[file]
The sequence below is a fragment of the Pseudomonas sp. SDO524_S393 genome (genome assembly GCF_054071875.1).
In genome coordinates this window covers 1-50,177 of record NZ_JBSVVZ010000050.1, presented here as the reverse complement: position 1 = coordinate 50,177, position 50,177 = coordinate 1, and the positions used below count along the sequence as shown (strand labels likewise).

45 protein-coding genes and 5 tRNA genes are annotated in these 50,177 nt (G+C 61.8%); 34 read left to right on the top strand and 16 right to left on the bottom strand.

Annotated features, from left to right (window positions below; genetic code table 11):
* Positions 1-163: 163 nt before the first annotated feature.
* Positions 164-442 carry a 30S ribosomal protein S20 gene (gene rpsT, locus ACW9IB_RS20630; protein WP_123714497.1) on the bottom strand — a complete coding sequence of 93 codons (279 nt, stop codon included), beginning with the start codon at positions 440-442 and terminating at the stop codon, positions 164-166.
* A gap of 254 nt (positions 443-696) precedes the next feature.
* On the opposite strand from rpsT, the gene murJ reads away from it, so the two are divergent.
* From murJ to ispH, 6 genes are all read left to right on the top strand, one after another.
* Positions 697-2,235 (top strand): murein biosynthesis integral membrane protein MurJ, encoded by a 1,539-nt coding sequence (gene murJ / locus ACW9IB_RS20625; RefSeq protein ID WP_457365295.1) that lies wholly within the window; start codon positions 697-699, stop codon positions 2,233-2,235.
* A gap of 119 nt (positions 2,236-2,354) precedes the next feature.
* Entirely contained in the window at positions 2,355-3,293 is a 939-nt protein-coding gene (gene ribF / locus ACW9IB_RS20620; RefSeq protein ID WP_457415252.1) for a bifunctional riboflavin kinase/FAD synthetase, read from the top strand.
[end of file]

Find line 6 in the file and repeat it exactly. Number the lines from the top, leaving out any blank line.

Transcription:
* Positions 164-442 carry a 30S ribosomal protein S20 gene (gene rpsT, locus ACW9IB_RS20630; protein WP_123714497.1) on the bottom strand — a complete coding sequence of 93 codons (279 nt, stop codon included), beginning with the start codon at positions 440-442 and terminating at the stop codon, positions 164-166.